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Dawn Chorus and the Infallible Sea 'Reveries' [LP] (UK import)

Dawn Chorus and the Infallible Sea 'Reveries' [LP] (UK import)

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LP on 180g solid orange vinyl. Vinyl housed in a 5mm heavyweight, matte jacket. Full colour center labels. Records placed in a full colour inner sleeve. Shrinkwrapped. 42min. running time. Limited to 300 units.

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​(Sonic Cathedral, 2024)

There is a particular, melancholy vibration that resonates through any given album closer, whether it’s in the arrangement and atmosphere, or in the basic understanding that an experience is coming to its end. A well-composed denouement can bring together loose ends, act as a thematic refrain or create an unexpected twist, but it’s always a defining element of the whole. With Reveries, Dawn Chorus and the Infallible Sea (the trio of Zach Frizzell, Marc Ertel and Damien Duque) offer a sustained embrace of this enigmatic mood across six patiently-evolving pieces, each of which manifests an aching, funereal fullness.

The opening title track emerges quietly in a swirl of strings the texture of tulle, while a foundation of warm low-end and sighing synths carries the piece into a pensive, pastel haze of overlapping vapors. From here the album pulses like a hibernation heartbeat, rising and receding in slow-motion, each entry a vital breath to ward off a crystalline cold. “Deus” eases its fittingly reverent grain into a glorious minor-key immensity, while lead single “Cadere” pulls together an evolving cast of orchestral instruments into a comforting devotional that exemplifies the artists’ growth and development across the past half-decade.

Like-minded stalwarts Stars of the Lid were known to work with string players based on their ability to maintain perfect intonation on the same note for minutes on end, with the intention of fostering lucid dreams during their performances – in a similar spirit, “Somnium” plays out in diffuse, shimmering melodic rounds while a roiling sea churns beneath. This piece might bear the closest resemblance to Frizzell’s (known as zakè) landmark Orchestral Tape Studies series, but in the context of collaboration it finds its own echelon of expressive allure.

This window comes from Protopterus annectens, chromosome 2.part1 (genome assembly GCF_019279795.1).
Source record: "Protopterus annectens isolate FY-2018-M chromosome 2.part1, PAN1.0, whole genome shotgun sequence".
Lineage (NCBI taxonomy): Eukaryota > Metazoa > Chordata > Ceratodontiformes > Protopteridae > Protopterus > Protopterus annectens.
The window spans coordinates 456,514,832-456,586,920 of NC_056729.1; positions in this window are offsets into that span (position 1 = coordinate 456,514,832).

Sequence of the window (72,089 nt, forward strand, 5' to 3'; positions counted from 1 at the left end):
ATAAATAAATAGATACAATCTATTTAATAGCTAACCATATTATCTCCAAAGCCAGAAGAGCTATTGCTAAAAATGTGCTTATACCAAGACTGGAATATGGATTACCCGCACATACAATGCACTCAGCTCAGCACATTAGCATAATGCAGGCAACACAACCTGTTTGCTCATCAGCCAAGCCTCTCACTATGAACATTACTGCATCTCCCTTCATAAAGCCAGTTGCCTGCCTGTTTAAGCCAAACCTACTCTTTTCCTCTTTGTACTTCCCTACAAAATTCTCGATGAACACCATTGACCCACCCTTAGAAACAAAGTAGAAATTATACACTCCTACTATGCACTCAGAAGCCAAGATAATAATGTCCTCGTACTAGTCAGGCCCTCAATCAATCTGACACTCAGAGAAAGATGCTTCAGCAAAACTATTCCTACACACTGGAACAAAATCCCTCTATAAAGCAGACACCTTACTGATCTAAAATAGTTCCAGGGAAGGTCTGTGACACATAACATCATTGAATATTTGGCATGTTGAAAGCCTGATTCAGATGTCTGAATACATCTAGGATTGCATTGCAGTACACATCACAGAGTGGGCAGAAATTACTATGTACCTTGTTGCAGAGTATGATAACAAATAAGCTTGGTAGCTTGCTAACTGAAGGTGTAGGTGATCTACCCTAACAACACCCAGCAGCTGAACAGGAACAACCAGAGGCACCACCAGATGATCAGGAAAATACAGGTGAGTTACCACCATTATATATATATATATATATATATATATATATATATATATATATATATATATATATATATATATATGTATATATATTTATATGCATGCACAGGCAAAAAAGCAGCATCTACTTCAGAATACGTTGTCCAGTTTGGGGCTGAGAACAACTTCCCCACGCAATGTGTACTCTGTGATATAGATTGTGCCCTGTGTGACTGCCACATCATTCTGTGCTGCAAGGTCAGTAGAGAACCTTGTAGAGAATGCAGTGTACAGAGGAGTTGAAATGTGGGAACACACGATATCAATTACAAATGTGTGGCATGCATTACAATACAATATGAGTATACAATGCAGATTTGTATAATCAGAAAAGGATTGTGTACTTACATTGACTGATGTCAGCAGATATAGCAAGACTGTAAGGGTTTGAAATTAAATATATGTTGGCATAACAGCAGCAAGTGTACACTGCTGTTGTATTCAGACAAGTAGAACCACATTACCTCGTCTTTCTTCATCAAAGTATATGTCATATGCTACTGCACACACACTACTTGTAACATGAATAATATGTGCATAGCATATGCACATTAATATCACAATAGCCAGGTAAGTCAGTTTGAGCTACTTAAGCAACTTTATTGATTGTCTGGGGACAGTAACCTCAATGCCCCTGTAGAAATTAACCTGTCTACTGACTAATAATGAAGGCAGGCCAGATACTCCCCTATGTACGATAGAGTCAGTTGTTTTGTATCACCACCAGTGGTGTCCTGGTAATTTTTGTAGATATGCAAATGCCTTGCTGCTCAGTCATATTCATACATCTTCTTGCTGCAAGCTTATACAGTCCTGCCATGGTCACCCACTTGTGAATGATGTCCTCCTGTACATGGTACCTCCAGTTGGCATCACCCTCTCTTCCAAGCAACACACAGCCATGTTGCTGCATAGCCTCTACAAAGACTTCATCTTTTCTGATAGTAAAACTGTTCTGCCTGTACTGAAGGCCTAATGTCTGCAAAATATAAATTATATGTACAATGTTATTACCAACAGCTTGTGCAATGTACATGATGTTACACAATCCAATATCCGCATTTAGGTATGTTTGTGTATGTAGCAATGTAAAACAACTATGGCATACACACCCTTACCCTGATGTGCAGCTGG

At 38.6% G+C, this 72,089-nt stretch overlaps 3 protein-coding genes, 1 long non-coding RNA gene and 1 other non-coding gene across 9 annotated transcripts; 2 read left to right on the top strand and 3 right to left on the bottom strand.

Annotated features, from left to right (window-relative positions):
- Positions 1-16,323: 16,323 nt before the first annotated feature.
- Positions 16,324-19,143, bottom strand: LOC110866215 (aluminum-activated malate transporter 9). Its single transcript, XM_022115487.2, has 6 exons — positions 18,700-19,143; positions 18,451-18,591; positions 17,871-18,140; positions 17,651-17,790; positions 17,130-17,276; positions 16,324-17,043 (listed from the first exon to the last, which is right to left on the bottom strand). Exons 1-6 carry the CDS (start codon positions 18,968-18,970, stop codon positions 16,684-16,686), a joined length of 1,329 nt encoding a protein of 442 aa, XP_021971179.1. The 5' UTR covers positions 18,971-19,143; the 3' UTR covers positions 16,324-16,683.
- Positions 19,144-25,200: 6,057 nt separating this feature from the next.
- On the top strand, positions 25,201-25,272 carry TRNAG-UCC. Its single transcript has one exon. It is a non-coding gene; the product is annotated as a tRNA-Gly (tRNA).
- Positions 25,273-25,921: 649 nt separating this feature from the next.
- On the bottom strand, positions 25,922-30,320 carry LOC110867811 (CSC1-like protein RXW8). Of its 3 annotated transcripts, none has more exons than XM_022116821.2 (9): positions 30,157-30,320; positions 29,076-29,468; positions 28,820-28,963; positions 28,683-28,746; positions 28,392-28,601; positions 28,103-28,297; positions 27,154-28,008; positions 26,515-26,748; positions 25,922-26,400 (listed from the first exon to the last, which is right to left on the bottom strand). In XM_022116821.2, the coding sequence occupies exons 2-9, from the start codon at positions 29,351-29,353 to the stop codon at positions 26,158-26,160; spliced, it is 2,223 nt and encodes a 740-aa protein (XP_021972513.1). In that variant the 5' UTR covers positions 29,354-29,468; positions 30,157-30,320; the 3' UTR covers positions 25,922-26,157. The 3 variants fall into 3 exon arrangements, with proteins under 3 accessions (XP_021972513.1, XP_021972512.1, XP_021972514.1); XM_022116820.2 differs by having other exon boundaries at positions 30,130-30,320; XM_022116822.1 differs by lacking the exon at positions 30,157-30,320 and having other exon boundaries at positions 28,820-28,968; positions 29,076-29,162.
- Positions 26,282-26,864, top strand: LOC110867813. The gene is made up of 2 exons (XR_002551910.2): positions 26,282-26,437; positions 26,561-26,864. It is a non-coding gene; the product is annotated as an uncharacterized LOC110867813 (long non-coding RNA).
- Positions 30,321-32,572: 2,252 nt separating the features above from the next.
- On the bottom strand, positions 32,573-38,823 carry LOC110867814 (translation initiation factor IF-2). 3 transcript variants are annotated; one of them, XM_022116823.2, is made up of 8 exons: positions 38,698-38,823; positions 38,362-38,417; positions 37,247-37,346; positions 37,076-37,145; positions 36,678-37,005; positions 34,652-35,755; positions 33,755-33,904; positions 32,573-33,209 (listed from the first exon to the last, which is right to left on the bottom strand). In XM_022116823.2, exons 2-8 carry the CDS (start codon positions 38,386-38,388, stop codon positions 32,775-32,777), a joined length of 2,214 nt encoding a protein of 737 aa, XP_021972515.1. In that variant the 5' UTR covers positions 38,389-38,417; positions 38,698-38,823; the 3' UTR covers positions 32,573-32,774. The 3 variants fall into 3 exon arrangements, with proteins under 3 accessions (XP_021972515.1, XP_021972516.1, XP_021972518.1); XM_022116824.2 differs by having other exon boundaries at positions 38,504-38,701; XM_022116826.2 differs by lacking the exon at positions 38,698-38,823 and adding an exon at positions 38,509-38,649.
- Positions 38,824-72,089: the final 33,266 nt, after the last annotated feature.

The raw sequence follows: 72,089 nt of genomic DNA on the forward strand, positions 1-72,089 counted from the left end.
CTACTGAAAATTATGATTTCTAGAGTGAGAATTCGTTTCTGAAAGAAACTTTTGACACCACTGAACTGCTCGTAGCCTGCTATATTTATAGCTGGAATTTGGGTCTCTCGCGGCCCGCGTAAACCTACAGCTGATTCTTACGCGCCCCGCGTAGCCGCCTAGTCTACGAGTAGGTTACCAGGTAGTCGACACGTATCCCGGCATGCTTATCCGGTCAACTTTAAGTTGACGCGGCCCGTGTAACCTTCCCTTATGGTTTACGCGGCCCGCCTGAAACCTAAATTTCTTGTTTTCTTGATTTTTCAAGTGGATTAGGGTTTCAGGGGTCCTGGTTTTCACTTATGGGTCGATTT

The final act of Reveries comprises two angles of a view across the plain: “Vale” blossoms from a pair of sparse, alternating chord swells that transform into a soothing, angelic mist, while “Aufero” is a perfect coda that reprises the low-end rumble of the album’s overture under an aural cotton batting that evokes summer rainfall, or the idle hiss of worn tape.

According to the artists, the creation of this suite was “heavily reliant on improvisation, intuition, and allowing the compositions to exist in their own moment; the aim was a feeling of fluidity and a sense that every instrument has its place and purpose.” Further echoing the bedrock philosophy of many releases on his own Past Inside the Present label, Frizzell adds, “We live in an era of infinite distraction, where often the most valuable thing you can find is a respite for the soul.” With “Reveries”, Frizzell, Ertel and Duque grant us just such an antidote to anxiety, acknowledging inevitable ends but leaving the window open for whatever might follow.

Written by Thomas Meluch
​[Benoît Pioulard], November 2023

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